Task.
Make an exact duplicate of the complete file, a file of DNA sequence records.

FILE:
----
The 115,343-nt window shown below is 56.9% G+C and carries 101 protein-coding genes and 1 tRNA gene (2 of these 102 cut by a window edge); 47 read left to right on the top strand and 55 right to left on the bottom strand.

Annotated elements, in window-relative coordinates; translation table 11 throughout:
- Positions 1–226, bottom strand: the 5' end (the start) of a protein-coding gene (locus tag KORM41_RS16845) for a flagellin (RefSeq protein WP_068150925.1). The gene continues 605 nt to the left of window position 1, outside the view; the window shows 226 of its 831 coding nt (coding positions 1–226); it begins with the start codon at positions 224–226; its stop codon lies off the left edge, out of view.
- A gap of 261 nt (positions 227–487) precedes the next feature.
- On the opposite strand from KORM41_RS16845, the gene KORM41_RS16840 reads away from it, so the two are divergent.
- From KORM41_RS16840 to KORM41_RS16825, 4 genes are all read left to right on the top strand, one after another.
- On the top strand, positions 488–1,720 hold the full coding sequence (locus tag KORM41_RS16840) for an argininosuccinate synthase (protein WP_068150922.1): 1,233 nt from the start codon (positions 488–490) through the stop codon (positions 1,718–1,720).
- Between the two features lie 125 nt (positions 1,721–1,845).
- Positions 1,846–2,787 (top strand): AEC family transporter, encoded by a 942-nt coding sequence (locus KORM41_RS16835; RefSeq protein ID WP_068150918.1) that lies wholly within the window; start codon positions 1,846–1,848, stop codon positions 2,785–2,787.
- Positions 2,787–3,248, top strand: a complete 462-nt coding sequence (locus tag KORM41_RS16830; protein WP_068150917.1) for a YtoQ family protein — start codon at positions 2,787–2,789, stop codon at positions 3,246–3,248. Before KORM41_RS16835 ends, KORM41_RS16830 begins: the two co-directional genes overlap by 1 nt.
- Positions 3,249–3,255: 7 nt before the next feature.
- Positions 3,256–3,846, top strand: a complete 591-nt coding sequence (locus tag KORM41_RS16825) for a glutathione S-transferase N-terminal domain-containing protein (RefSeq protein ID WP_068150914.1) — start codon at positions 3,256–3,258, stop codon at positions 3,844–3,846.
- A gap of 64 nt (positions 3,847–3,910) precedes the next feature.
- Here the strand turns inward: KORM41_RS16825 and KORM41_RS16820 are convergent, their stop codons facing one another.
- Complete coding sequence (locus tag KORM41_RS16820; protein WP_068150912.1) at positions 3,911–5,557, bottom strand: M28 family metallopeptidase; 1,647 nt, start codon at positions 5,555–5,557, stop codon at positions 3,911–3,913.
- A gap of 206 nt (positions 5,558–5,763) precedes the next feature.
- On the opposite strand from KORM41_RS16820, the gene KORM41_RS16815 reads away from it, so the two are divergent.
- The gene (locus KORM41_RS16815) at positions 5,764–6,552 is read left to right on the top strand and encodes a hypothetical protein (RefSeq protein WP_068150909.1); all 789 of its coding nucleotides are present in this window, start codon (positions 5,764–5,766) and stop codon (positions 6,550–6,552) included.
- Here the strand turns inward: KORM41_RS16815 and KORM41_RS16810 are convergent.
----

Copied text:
The 115,343-nt window shown below is 56.9% G+C and carries 101 protein-coding genes and 1 tRNA gene (2 of these 102 cut by a window edge); 47 read left to right on the top strand and 55 right to left on the bottom strand.

Annotated elements, in window-relative coordinates; translation table 11 throughout:
- Positions 1–226, bottom strand: the 5' end (the start) of a protein-coding gene (locus tag KORM41_RS16845) for a flagellin (RefSeq protein WP_068150925.1). The gene continues 605 nt to the left of window position 1, outside the view; the window shows 226 of its 831 coding nt (coding positions 1–226); it begins with the start codon at positions 224–226; its stop codon lies off the left edge, out of view.
- A gap of 261 nt (positions 227–487) precedes the next feature.
- On the opposite strand from KORM41_RS16845, the gene KORM41_RS16840 reads away from it, so the two are divergent.
- From KORM41_RS16840 to KORM41_RS16825, 4 genes are all read left to right on the top strand, one after another.
- On the top strand, positions 488–1,720 hold the full coding sequence (locus tag KORM41_RS16840) for an argininosuccinate synthase (protein WP_068150922.1): 1,233 nt from the start codon (positions 488–490) through the stop codon (positions 1,718–1,720).
- Between the two features lie 125 nt (positions 1,721–1,845).
- Positions 1,846–2,787 (top strand): AEC family transporter, encoded by a 942-nt coding sequence (locus KORM41_RS16835; RefSeq protein ID WP_068150918.1) that lies wholly within the window; start codon positions 1,846–1,848, stop codon positions 2,785–2,787.
- Positions 2,787–3,248, top strand: a complete 462-nt coding sequence (locus tag KORM41_RS16830; protein WP_068150917.1) for a YtoQ family protein — start codon at positions 2,787–2,789, stop codon at positions 3,246–3,248. Before KORM41_RS16835 ends, KORM41_RS16830 begins: the two co-directional genes overlap by 1 nt.
- Positions 3,249–3,255: 7 nt before the next feature.
- Positions 3,256–3,846, top strand: a complete 591-nt coding sequence (locus tag KORM41_RS16825) for a glutathione S-transferase N-terminal domain-containing protein (RefSeq protein ID WP_068150914.1) — start codon at positions 3,256–3,258, stop codon at positions 3,844–3,846.
- A gap of 64 nt (positions 3,847–3,910) precedes the next feature.
- Here the strand turns inward: KORM41_RS16825 and KORM41_RS16820 are convergent, their stop codons facing one another.
- Complete coding sequence (locus tag KORM41_RS16820; protein WP_068150912.1) at positions 3,911–5,557, bottom strand: M28 family metallopeptidase; 1,647 nt, start codon at positions 5,555–5,557, stop codon at positions 3,911–3,913.
- A gap of 206 nt (positions 5,558–5,763) precedes the next feature.
- On the opposite strand from KORM41_RS16820, the gene KORM41_RS16815 reads away from it, so the two are divergent.
- The gene (locus KORM41_RS16815) at positions 5,764–6,552 is read left to right on the top strand and encodes a hypothetical protein (RefSeq protein WP_068150909.1); all 789 of its coding nucleotides are present in this window, start codon (positions 5,764–5,766) and stop codon (positions 6,550–6,552) included.
- Here the strand turns inward: KORM41_RS16815 and KORM41_RS16810 are convergent.